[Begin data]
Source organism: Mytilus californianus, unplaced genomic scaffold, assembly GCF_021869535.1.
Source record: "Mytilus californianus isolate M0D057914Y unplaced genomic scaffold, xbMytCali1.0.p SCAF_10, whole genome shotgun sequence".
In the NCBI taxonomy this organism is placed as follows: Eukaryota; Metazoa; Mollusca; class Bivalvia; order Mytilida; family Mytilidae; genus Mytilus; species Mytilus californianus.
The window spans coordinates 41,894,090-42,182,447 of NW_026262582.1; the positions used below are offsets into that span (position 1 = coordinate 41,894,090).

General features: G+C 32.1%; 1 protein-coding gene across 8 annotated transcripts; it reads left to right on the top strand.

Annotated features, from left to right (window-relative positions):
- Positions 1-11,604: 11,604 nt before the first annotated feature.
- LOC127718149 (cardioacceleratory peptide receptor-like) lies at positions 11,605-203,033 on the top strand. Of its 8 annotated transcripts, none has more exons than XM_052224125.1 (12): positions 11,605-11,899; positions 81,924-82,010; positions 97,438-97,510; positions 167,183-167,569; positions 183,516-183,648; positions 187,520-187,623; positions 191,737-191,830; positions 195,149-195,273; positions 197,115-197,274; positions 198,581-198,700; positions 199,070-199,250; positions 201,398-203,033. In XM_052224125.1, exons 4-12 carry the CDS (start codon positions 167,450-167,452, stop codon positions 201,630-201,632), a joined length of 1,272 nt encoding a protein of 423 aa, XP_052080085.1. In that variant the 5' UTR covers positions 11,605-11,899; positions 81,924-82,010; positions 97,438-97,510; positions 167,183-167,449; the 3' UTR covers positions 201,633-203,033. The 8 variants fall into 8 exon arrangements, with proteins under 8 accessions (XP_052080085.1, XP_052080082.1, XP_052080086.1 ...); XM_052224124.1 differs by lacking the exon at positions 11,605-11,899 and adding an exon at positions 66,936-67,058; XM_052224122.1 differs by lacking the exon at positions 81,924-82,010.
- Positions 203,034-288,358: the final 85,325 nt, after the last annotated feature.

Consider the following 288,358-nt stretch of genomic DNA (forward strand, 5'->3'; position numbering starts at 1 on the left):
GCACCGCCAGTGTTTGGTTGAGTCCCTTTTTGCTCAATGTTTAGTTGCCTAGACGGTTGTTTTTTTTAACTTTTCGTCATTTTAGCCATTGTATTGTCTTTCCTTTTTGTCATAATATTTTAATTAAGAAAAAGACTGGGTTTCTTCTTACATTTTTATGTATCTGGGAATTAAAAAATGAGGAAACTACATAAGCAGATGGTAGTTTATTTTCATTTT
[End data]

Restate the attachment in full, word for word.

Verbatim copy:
Source organism: Mytilus californianus, unplaced genomic scaffold, assembly GCF_021869535.1.
Source record: "Mytilus californianus isolate M0D057914Y unplaced genomic scaffold, xbMytCali1.0.p SCAF_10, whole genome shotgun sequence".
In the NCBI taxonomy this organism is placed as follows: Eukaryota; Metazoa; Mollusca; class Bivalvia; order Mytilida; family Mytilidae; genus Mytilus; species Mytilus californianus.
The window spans coordinates 41,894,090-42,182,447 of NW_026262582.1; the positions used below are offsets into that span (position 1 = coordinate 41,894,090).

General features: G+C 32.1%; 1 protein-coding gene across 8 annotated transcripts; it reads left to right on the top strand.

Annotated features, from left to right (window-relative positions):
- Positions 1-11,604: 11,604 nt before the first annotated feature.
- LOC127718149 (cardioacceleratory peptide receptor-like) lies at positions 11,605-203,033 on the top strand. Of its 8 annotated transcripts, none has more exons than XM_052224125.1 (12): positions 11,605-11,899; positions 81,924-82,010; positions 97,438-97,510; positions 167,183-167,569; positions 183,516-183,648; positions 187,520-187,623; positions 191,737-191,830; positions 195,149-195,273; positions 197,115-197,274; positions 198,581-198,700; positions 199,070-199,250; positions 201,398-203,033. In XM_052224125.1, exons 4-12 carry the CDS (start codon positions 167,450-167,452, stop codon positions 201,630-201,632), a joined length of 1,272 nt encoding a protein of 423 aa, XP_052080085.1. In that variant the 5' UTR covers positions 11,605-11,899; positions 81,924-82,010; positions 97,438-97,510; positions 167,183-167,449; the 3' UTR covers positions 201,633-203,033. The 8 variants fall into 8 exon arrangements, with proteins under 8 accessions (XP_052080085.1, XP_052080082.1, XP_052080086.1 ...); XM_052224124.1 differs by lacking the exon at positions 11,605-11,899 and adding an exon at positions 66,936-67,058; XM_052224122.1 differs by lacking the exon at positions 81,924-82,010.
- Positions 203,034-288,358: the final 85,325 nt, after the last annotated feature.

Consider the following 288,358-nt stretch of genomic DNA (forward strand, 5'->3'; position numbering starts at 1 on the left):
GCACCGCCAGTGTTTGGTTGAGTCCCTTTTTGCTCAATGTTTAGTTGCCTAGACGGTTGTTTTTTTTAACTTTTCGTCATTTTAGCCATTGTATTGTCTTTCCTTTTTGTCATAATATTTTAATTAAGAAAAAGACTGGGTTTCTTCTTACATTTTTATGTATCTGGGAATTAAAAAATGAGGAAACTACATAAGCAGATGGTAGTTTATTTTCATTTT